Tell us a bit about yourself.

Hey, my name is Alex Lakatos, and I’m an… Advocate. That’s not technically true, I’m a Developer Relations Manager for Fidel now, I’ve gone over to the dark side. But I refuse to acknowledge it. I’m trying to build a DevRel program at Fidel not by building a massive team this year, but by creating a DevRel Culture. Essentially outsourcing my role to different parts of the organisation. So you could say I’m working really hard to make myself redundant. I think that’s the Advocate dream. I’m also half of the Developer Avocados Weekly newsletter, together with Julia.

How did you get into Developer Relations?

It’s a long and convoluted story, but I guess we have the time. I was working for this company in London. And they told me I was out of vacation days, so I needed to stop speaking at conferences. It was only May. So I did what any sane person would do: I quit my job and got a new one just so I’d get more vacation days, so I could speak at more conferences. At one of those conferences, I met Phil the Nash, and he proposed a radical idea: what if speaking at conferences was part of my job, and not despite my job? A spark was born.

Turns out I liked going to conferences a hell of a lot more than I liked going to the office. I started looking at companies that wanted a Developer Advocate and somehow ended up at a dinner with Phil Leggetter. Turns out the Nexmo team was looking for someone just like me. I don’t want to say it was love at first sight, I had to see Phil a couple more times, but eventually, he warmed up to me, and offered me a job. I took him up on that offer, and the rest is history. Got to be part of an award-winning team of developer advocates, travel the world, and meet amazing people in the process.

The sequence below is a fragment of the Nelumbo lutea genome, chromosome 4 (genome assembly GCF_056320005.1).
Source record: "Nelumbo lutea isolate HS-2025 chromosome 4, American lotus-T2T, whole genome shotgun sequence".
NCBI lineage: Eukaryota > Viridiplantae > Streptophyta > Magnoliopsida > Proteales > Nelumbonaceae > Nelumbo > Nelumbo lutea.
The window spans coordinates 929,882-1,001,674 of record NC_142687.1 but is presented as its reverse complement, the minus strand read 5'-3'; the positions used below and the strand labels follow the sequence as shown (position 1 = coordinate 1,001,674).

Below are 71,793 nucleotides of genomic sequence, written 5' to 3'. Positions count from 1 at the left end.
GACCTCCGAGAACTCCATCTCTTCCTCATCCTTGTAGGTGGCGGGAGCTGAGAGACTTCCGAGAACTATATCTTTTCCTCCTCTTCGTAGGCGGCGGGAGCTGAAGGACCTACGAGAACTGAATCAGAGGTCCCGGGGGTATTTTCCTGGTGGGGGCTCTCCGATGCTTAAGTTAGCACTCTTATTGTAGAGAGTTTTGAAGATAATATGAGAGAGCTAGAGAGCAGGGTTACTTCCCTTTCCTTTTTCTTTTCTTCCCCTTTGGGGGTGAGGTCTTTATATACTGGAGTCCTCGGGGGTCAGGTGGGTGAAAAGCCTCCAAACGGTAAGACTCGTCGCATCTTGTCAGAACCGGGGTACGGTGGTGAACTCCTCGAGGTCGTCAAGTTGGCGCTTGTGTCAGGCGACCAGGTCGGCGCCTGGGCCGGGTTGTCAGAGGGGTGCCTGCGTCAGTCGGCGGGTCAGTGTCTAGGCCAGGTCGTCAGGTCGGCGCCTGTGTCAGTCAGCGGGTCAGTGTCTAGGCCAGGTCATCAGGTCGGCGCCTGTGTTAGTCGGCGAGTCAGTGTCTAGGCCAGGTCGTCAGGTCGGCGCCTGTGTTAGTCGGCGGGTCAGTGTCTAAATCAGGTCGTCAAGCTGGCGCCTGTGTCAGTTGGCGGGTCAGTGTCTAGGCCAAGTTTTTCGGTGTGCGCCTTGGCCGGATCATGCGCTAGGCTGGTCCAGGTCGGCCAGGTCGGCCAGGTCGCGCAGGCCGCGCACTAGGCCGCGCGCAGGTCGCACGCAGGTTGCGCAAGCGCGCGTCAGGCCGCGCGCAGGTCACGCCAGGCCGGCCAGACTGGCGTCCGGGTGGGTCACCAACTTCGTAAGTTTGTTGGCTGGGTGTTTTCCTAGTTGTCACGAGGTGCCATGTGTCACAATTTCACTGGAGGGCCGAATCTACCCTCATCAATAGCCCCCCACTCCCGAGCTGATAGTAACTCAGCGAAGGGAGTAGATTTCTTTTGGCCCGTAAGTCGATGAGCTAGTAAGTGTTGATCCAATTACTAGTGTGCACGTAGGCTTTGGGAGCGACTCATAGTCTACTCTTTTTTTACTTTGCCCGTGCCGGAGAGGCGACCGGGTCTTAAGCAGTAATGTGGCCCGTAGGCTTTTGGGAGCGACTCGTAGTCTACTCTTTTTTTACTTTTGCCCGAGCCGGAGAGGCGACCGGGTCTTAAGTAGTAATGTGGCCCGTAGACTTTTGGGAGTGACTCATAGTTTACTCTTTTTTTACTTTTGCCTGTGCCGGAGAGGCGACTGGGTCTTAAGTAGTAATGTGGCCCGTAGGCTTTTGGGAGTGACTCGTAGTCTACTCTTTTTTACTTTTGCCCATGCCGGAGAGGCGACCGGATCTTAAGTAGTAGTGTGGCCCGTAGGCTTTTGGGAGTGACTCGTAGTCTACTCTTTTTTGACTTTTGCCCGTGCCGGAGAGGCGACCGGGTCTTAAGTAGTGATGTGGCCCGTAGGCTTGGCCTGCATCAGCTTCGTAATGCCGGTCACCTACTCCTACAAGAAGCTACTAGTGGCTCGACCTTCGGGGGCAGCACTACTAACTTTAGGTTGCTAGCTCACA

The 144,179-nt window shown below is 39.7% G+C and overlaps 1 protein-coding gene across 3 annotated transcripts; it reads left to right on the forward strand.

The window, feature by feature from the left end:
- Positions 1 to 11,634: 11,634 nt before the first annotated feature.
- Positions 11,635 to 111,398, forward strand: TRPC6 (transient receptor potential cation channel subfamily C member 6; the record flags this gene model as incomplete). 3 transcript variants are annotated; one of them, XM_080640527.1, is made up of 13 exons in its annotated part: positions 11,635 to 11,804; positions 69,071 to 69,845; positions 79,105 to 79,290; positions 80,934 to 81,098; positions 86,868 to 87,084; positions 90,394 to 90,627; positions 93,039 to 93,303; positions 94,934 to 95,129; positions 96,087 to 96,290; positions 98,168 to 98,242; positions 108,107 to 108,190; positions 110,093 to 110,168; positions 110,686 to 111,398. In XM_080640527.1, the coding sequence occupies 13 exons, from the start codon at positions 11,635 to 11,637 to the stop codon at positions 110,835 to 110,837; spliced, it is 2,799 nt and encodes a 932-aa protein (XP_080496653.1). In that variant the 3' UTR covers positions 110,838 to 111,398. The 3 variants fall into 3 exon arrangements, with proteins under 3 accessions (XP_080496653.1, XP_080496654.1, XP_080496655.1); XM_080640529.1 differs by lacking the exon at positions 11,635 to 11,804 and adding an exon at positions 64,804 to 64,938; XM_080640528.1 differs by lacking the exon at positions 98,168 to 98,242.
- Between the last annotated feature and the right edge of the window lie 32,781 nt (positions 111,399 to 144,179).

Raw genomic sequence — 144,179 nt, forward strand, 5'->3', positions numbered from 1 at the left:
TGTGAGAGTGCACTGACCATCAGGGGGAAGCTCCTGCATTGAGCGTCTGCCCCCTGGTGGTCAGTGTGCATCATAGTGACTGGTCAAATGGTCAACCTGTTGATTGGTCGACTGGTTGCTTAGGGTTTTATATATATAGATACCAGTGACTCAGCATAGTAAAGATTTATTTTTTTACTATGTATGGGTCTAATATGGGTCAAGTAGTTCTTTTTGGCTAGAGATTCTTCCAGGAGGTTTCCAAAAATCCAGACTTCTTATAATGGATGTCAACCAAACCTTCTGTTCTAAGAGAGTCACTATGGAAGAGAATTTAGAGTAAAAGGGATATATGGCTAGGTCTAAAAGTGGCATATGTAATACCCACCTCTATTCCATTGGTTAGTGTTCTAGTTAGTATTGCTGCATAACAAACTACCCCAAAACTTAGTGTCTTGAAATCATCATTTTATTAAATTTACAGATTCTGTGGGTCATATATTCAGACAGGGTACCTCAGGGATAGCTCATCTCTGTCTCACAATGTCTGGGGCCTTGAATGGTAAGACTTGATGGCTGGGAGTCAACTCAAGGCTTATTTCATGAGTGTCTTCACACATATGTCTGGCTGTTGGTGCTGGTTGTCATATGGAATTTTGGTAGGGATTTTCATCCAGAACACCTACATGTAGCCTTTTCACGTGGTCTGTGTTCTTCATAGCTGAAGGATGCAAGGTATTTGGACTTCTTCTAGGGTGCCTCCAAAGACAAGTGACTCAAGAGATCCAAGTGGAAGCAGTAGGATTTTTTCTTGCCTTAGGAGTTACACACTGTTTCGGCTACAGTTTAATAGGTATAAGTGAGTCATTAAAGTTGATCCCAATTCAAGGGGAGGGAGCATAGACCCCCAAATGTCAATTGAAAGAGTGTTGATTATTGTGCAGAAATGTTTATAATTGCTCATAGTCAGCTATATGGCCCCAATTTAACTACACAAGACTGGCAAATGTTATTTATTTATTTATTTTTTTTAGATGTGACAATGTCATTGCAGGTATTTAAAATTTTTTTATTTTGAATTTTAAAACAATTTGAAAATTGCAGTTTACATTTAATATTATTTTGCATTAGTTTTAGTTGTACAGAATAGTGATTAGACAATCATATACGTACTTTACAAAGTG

What advice would you give people looking to join you?

This is tough. There is so much, it’s hard to boil it down in here, it’s worth its own article. In fact, I’ve got a whole talk about that. If you want the TL;DR, it’s got to be about gathering the skills first. The things we do, advocacy, community building, education, technical writing and building demos, are all things you can start doing today. When you got your first job, you probably got hired because you already had some of the skills needed, and people trusted you could acquire the rest on the job. It’s the same here. As long as you can do one of those 5 things, or at least be passionate about some, everyone in the industry is going to invest in you. Look at me, for example. When I joined DevRel, I was only doing community building and advocacy. Four years later, I’ve learned the skills to do the rest.

How has your role changed in the past year?

It first changed because of this little thing called a pandemic. I was already experimenting with Twitch before this happened, so after everyone got travel-banned, I’ve spent some quality time helping my coworkers wrestle with OBS, at the same time doubling down on Twitch with my favourite co-host, Lorna. On top of cancelling in-person events, a lot of work went into figuring out how to still advocate while remotely. It became soon apparent that the amount of effort we used to put into stage presence and stage voice, needed to shift into studio setup, and quality sound and video recording. I have to admit, I was reluctant to embrace this particular hurdle. It took me until November to embrace the fact that online events were the norm, and get a professional light/mirrorless camera/microphone/standing desk setup for conferences.

Secondly, it changed because I changed jobs in the middle of the pandemic. I went from being an individual contributor to building and managing a whole program. The day-to-day activities are a lot more varied, and I spend way more of my time educating my new company about what it is exactly that we do. It’s also very rewarding to switch from being a cog in a relatively big machine to being an enabler for a much smaller company.

How do you see the future of DevRel?

I think we struggle to define what DevRel is and what it isn’t. So I think the future will be just as murky, and it’s going to depend on who’s future we’re talking about exactly. For my DevRel future, I think that’s going to be all about creating a DevRel Culture, instead of DevRel programs. I’ve spent the past six months at Fidel trying to get people to ask themselves “what would Laka do” in every situation. I’ve thoroughly enjoyed spreading the DevRel skills inside my organisation, and I think a few people could switch full time to doing DevRel.